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Why it’s hard to assemble repetitive DNA regions

So here are EssOh and OhOne assembling a rather frustrating puzzle containing cows. The same 5-6 cow “characters” are repeated, which is a perfect way to illustrate low-complexity DNA sequences, and why they are hard to assemble, especially when the pieces are small, like those you get from some second generation sequencers.

Open Access: the Revolution Will be Convenient

Some time ago an article in Linux Journal discussed the adoption of free/open course software (FOSS) by the general public. The article (I can’t seem to find it now) talked about the people that do not care about the distinction between Free as in Free Beer vs. Free as in Freedom (libre). They want software […]

The Assemblathon

The Genome Center at University of California Davis and researchers at UC Santa Cruz are  organizing a genome assembly competition which they call The Assemblathon. They have released two simulated genomes  for competing groups to assemble as best they can. Assemblies are due February 6th, 2011. So there is still time, if you would like […]



Strawberries, Chocolate and Open Access Genomics

Nature Genetics seems to have taken a page from the Food Network Magazine by timing two publications to the annual obsession with festive foods among many, NG readership included.  I am talking about the genomes of the Strawberry and of the Cocoa plants.  Both are important crops,  both are components of luxurious eating. Both papers are comprehensive […]

Personalized Medicine Poetry

The personal genomics company 23&me is hosting a poetry contest. The winner receives a free pass to the Personalized World Medicine Conference. Poems should include a bunch of keywords having to do with 23&me, personalized genomics and all that jazz. I’m no poet (and don’t you know it), so here is my Haiku non-entry: My genome was seq- […]

Winter Solstice Lunar Eclipse

Winter Solstice Lunar Eclipse from William Castleman on Vimeo. Time lapse video of Winter Solstice Lunar Eclipse on December 21, 2010 from 1:10 AM EST (6:10 GMT) to 5:03 AM EST (10:03 GMT) from Gainesville Florida. Music is Claude Debussy Nocturnes: Sirènes.

A Bad Rap

This came in my inbox today: solicitation to submit manuscripts to a journal completely outside my area of interest and proficiency. My email client software had an interesting reaction to it: The next email in my inbox was this: OK, that’s taking things a bit too far. Random solicitation of editors (did I mention that was not […]

Making genomes less CAGI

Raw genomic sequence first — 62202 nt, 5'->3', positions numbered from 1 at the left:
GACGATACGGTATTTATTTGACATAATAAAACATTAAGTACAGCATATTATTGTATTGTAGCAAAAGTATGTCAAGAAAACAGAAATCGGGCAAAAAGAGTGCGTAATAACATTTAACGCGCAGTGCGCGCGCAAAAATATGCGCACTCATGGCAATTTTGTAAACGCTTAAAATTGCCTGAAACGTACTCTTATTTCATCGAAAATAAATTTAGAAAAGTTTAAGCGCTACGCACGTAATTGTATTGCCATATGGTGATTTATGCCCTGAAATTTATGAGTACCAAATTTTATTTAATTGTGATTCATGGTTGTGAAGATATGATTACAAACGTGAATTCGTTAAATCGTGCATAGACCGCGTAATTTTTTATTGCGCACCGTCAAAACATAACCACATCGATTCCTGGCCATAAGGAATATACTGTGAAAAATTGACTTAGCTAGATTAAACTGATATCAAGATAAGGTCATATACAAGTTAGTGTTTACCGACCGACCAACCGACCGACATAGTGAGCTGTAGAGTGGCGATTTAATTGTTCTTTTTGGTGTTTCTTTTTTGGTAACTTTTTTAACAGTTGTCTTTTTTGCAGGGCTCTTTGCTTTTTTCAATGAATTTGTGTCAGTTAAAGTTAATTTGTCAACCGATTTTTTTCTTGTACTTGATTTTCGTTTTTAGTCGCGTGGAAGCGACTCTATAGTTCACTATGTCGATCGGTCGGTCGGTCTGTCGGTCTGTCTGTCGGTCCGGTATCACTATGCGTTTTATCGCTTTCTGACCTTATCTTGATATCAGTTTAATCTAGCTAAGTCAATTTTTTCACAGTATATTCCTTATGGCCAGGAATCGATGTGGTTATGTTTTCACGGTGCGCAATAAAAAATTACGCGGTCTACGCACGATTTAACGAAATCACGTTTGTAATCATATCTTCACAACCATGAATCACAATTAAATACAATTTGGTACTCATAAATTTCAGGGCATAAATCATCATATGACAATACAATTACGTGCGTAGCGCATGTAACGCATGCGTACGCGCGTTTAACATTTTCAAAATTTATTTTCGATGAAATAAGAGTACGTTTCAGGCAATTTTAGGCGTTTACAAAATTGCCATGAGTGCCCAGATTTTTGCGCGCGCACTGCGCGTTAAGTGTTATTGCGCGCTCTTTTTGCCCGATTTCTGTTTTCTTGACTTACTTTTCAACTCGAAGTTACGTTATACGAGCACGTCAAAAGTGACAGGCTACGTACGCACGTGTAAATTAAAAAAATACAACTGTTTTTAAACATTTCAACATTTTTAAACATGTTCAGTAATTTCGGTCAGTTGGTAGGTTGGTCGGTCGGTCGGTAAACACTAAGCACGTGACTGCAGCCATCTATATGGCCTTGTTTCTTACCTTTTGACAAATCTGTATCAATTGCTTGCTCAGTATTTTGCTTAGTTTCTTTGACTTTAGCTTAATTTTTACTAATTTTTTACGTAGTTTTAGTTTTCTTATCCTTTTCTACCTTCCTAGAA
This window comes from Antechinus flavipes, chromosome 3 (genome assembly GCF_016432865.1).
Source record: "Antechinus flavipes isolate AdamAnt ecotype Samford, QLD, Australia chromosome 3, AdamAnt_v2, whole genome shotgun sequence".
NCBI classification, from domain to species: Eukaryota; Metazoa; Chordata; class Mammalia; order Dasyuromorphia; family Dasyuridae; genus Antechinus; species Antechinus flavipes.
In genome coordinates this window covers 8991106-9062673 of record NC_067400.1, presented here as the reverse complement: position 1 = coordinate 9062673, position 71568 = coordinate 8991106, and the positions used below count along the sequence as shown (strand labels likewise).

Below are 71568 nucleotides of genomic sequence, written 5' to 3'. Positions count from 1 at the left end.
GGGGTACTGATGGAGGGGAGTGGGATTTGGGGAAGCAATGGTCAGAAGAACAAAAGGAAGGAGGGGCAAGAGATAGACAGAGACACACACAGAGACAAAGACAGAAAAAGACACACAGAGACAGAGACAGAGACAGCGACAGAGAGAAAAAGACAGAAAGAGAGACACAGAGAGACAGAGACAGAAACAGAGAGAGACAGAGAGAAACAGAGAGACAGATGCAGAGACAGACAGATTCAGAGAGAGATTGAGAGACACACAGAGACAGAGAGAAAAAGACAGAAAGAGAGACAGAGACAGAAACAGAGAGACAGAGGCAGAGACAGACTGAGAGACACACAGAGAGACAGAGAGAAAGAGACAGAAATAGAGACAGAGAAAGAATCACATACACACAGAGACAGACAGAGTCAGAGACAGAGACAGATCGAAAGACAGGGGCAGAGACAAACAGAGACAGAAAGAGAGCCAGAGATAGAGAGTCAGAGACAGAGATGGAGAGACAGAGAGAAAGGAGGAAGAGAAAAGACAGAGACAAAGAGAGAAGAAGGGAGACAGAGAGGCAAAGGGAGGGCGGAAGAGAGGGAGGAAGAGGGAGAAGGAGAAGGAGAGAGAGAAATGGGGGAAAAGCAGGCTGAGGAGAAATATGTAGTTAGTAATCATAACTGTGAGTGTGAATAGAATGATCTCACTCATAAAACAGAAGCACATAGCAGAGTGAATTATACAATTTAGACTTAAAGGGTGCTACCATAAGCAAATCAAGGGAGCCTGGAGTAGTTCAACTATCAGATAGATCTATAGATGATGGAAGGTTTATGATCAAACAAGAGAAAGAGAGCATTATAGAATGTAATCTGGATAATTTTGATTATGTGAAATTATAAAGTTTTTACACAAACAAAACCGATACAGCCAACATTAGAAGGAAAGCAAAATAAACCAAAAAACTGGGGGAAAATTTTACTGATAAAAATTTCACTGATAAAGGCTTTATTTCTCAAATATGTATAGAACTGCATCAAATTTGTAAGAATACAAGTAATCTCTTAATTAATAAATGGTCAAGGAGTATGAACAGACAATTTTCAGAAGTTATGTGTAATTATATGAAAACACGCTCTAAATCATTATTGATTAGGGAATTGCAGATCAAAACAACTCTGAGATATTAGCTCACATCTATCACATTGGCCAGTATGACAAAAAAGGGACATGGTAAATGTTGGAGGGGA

cag·ey    /ˈkājē/ (adjective) Reluctant to give information owing to caution or suspicion CAGI /ˈkājē/ (acronym) Critical Assessment of Genomic Interpretations. For details keep reading. The ability to sequence one’s genome adds a new dimension to the ancient maxim “know thyself”. What could be more revealing of one’s self than one’s own blueprint, explaining existing […]

Extraordinary claims attract extraordinary blogging

Since its publication, the paper about bacteria using arsenic instead of phosphorous has been criticized from several different angles. First for the media pre-publication stoking, which lead many journalists to speculate about microbes from Titan while the paper was still embargoed (titanic microbes?), when ultimately it was revealed that we are dealing with earthlings, although […]

A new life form? Not so fast

So everybody is excited about the new GFAJ-1 bacterium that Felisa Wolfe-Simon and her colleagues have discovered. A common buzzphrase diffusing through the media and blogosphere is “NASA discovers a new  life form“. (Or, better yet alien life.) Big press conference, and I just finished going through  the article that Wolfe-Simon and colleagues have published in Science. Great […]

Actual vs. predicted usefulness

Iddo: Following an earlier post on the hype cycle of genomic and other technologies, Leighton Pritchard has suggested producing a more elaborate phase diagram of predicted vs. actual usefulness of, uh, stuff. We kicked around the idea back and forth over the weekend, and here’s the result. Over to Leighton, who gets the lion’s share of […]

How nice. A personal invitation.

I received this email today today. I especially appreciate the personal touch in the salutation. Dear Dr. [NAME] Currently, we are involved in organizing “International Conference and Exhibition on Proteomics & Bioinformatics” (Proteomics-2011), will be held during 6–8 June 2011 Hyderabad, India. The main theme of Proteomics-2011 is to “Promote foster & enhances (sic) research […]

Black SNP Friday

Personal genetics companies are fitting in well with the post-Thanksgiving Day consumer frenzy in the US. Well, maybe not so much of a frenzy in this slow economy, more like mild agitation. 23&me are having a sale, your genotype for $99 (+ 1 year subscription, etc, comes out to $159). You can get your genotype, […]

Warm blooded turtles?

If you entered this post to comment the error in the title, then I have one word for you. Gotcha! Yes, “warm blooded” animals are not, really, warm blooded. After all, a lizard in the baking sun has a core temperature higher than most mammals, but it is still called “cold blooded”.  So-called cold blooded […]